The conclusion of a six-part series that covers fundamental issues in computer interfacing.
[author : Steve Leibson]
Computer-generated stories and poems shed some light on the complex process known as creativity.
[author : Kevin McKean]
Silicon replaces gunpowder for producing sound effects.
[author : Steve Ciarcia]
Two archaeologists design practical programs in the language their colleagues understand.
[author : Ned Heite and Lou Heite]
A Pascal program helps predict the outcome of arms races and other two-party conflicts.
[author : Philip A. Schrodt]
Your computer can take the tedium out of the process of writing and put new life into the final product.
[author : Wayne Holder]
The microcomputer promises to change the nature of historical research methods and the teaching of history.
[author : Don Karl Rowney]
A BASIC program gives surprising insights into some of the forces that hamper integration.
[author : Edwin Dethlefsen and Carlisle Moody]
This BASIC program gives microcomputer owners sophisticated attitudemeasurement tools once the domain of politicians and big corporations.
[author : David R. Heise]
Microcomputers on-site help the study of Navajo and other cultures.
[author : Oswald Werner]
An inveterate user of microcomputers expresses firm opinions on hardware, software, and other subjects.
[author : Jerry Pournelle]
An end user and a system programmer examine the two operating systems vying for dominance in the 16-bit arena.
[author : Roger Taylor and Phil Lemmons]
Some mysteries of the TRS-80 Model I and III RS-232C interface are solved and instructions are given for building a data communications plugboard.
[author : William Barden Jr.]
This program helps managers assess the productivity trade-offs of time and money.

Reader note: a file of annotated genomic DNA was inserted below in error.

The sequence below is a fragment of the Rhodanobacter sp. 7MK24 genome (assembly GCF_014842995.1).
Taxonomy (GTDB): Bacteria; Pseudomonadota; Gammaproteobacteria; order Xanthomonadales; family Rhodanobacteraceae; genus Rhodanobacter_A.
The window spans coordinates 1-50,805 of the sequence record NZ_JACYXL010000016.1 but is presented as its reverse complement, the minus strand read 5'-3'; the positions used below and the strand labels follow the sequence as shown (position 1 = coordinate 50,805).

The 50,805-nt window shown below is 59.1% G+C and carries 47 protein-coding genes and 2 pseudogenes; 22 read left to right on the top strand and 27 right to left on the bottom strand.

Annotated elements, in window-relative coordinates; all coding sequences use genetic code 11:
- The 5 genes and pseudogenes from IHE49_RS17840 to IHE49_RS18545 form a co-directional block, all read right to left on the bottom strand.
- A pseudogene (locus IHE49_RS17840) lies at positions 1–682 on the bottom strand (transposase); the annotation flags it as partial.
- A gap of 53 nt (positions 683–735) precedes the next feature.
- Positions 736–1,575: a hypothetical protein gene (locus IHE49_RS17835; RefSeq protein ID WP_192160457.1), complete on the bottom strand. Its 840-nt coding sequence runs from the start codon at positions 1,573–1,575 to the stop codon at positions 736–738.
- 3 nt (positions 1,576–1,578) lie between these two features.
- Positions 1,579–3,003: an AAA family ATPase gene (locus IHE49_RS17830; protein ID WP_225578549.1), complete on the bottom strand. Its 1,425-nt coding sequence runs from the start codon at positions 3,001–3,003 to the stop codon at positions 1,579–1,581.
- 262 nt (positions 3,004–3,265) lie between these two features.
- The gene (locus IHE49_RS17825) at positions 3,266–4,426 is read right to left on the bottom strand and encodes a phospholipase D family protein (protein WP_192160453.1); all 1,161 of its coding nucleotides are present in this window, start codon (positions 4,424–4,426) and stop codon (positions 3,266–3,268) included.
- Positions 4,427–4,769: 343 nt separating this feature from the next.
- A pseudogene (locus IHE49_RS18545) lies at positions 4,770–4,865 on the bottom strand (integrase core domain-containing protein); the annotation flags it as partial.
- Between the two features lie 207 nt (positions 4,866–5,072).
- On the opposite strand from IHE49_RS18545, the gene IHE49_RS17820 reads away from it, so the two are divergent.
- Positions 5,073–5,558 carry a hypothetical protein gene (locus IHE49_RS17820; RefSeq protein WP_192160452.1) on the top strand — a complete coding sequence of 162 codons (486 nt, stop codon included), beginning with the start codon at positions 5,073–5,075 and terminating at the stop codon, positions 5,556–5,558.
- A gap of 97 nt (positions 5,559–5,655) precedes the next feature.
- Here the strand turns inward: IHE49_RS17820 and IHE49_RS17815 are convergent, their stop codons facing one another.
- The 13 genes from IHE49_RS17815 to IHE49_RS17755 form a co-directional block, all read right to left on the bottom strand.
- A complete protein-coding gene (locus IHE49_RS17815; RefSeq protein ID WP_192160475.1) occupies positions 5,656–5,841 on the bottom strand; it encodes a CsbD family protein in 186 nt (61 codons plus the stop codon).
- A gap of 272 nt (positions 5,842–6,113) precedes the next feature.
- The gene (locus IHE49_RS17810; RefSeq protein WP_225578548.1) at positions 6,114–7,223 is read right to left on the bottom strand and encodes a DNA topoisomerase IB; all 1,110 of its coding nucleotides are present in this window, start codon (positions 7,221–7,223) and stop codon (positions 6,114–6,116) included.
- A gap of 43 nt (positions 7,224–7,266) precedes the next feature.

[author : Steven Zimmerman and Leo M. Conrad]
A firsthand report on the newest products introduced at the Seventh West Coast Computer Faire.
[author : Jerry Pournelle]
[author : Mark Dahmke]
[author : Robert Welborn]
[author : Colin Stearman]
[author : Allen D. Moore]
[author : Jack L. Abbott]
The availability of small, powerful, and inexpensive computers has brought the power of the computer out of its traditional domain-science, mathematics, engineering, and business-data processing-and into the hands of historians, anthropologists, artists, musicians, political scientists, and others involved in the humanities, arts, and social sciences. Philip Schrodt (of "The Generic Word Processor" fame) presents a program to predict wars in his article "Microcomputers in the Study of Politics." Kevin McKean shows how computers can spin tall yarns in "Computers, Fiction, and Poetry,"and Wayne Holder helps you spin them yourself in "Software Tools for Writers." Ned and Lou Heite present their views on what is needed to advance the use of computers in the humanities in "Breaking the Jargon Barrier: Designing Programs for Humanists." We also have a computer simulation of neighborhood segregation, a program for measuring people's attitudes, and more. Roger Taylor and Phil Lemmons conclude their two-part article "Upward Migration" with an in-depth comparison of CPIM-86 and MS-DOS, and their findings may surprise you. Jerry Pournelle gives his impressions of the West Coast Computer Faire in "Computers for Humanity," Steve Ciarcia shows you how to create sound effects with your computer, and William Barden Jr. illustrates how to use the RS-232C port on TRS-80 Models I and III. A generous sprinkling of product reviews and regular features round out our July issue.